In continuing my Mediterranean fusion expedition, I incorporated lupini beans into an Indian masala. These beans are beautiful, large legumes that look like they would bring a firm texture to any recipe.

Dried lupini beans

Dried lupini beans

Lupini beans have been popular snacks around the Mediterranean for two thousand years. They are most commonly eaten as a snack or condiment where they are soaked in brine and eaten with olives and pickles. Lupini beans are extremely bitter and toxic if cooked for an hour or so and eaten right away. To remove the toxin and bitter flavor, the beans must be soaked in water for 5 to 14 days, changing the water 3 or 4 times every day. After a week of soaking, start testing them daily to see if the bitterness had disappeared. It took 10 days for the bitterness to leave my beans.

Soaked lupini beans

Soaked lupini beans before the skins are removed

Once the bitterness is gone, lupini beans are very healthy to eat. They are unusually high in protein and fiber while low in carbohydrates. The texture of these beans is firm and meaty, and they retain their shape after cooking.

Since lupini beans are most often canned or pickled, I thought about roasting them in a spice mixture to eat as a snack, just like I do with chickpeas. After one trial experiment, I knew this was a bad idea. Lupini beans do not crisp up like chickpeas. I had to look for another approach – this time a more traditional Indian one.

My Lupini Masala combines favorite ingredients and spices into one healthy dish. After the lupine beans are cooked, I remove the skin. This is a fairly easy task since the beans are so large. Holding the bean in one hand, find the round hole on one side. Very close to it is a tiny slit. Using your fingernail pierce the skin between the to openings then simply pinch the opposite side of the bean to pop the bean out from the skin.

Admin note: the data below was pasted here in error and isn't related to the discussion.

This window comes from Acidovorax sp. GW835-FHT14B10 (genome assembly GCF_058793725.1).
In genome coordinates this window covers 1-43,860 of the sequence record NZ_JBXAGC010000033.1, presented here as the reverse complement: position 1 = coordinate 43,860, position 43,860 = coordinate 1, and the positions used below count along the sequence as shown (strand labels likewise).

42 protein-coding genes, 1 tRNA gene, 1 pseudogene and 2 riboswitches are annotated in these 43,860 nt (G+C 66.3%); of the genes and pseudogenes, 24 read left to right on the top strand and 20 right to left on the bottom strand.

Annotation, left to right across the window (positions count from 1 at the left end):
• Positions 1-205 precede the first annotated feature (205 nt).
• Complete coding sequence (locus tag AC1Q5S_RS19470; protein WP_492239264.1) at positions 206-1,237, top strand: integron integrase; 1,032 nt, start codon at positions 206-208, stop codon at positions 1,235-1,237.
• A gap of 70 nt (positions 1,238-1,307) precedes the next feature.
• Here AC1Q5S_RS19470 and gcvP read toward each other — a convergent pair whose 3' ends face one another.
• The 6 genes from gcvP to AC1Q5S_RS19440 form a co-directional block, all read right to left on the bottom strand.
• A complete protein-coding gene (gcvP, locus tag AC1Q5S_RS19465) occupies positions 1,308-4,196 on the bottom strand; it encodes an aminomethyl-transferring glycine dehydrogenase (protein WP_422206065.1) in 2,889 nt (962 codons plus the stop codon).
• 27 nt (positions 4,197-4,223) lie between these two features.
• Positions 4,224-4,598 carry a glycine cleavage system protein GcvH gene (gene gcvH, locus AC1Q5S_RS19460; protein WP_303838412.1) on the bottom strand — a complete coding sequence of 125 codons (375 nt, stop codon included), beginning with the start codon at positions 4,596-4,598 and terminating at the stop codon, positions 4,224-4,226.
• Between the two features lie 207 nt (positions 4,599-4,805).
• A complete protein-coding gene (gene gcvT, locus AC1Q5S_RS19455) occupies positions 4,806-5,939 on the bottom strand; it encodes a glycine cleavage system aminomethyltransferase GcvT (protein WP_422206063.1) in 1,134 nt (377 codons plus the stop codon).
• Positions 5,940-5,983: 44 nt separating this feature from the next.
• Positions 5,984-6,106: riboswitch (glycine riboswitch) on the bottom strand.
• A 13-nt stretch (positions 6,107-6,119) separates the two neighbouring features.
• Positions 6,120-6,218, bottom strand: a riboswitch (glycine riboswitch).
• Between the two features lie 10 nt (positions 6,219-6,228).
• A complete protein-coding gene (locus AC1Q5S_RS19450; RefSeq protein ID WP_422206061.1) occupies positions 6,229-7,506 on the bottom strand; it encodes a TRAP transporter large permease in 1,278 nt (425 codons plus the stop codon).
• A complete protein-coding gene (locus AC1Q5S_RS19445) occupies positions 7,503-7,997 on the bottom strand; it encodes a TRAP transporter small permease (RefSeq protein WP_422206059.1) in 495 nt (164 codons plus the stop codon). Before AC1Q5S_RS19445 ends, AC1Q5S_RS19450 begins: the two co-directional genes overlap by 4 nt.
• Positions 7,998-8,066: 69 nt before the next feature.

Lupini Bean Masala

Lupini Bean Masala combines Indian spices with lupini beans for a healthy vegetarian dish that is finished with flavors of Goa.

The beans are cooked in a special paste made from caramelized onion, ginger, garlic, chiles and tomatoes. The tomatoes break down as they cook to create a rich sauce for the beans. I let everything simmer until the sauce becomes thick and the flavors are absorbed into the ingredients.

After removing the Lupini Masala from the stove I season it with a bit of vinegar and sugar, two trademarks of Goan cuisine, to bring the flavors together. Lupini Masala can be served as a side dish or as a main dish for a vegetarian meal along with fresh naans or chapatis.

2 Thoughts on “Lupini Masala Recipe

  1. What are the measurements & how do you make the paste please? My beans have been soaking for 5 or 6 days now so I’m getting close.
    Thank you. Sounds delicious & I want to try it!

    • Hi Amy,
      I soaked my beans for 7 to 10 days or until they are no longer bitter when you bite into one. I did not make a paste of the beans. I made a masala with spices, vegetables, tomato paste and water then added the beans. I hope this helps. Please let me know how it turns out.

      Ann

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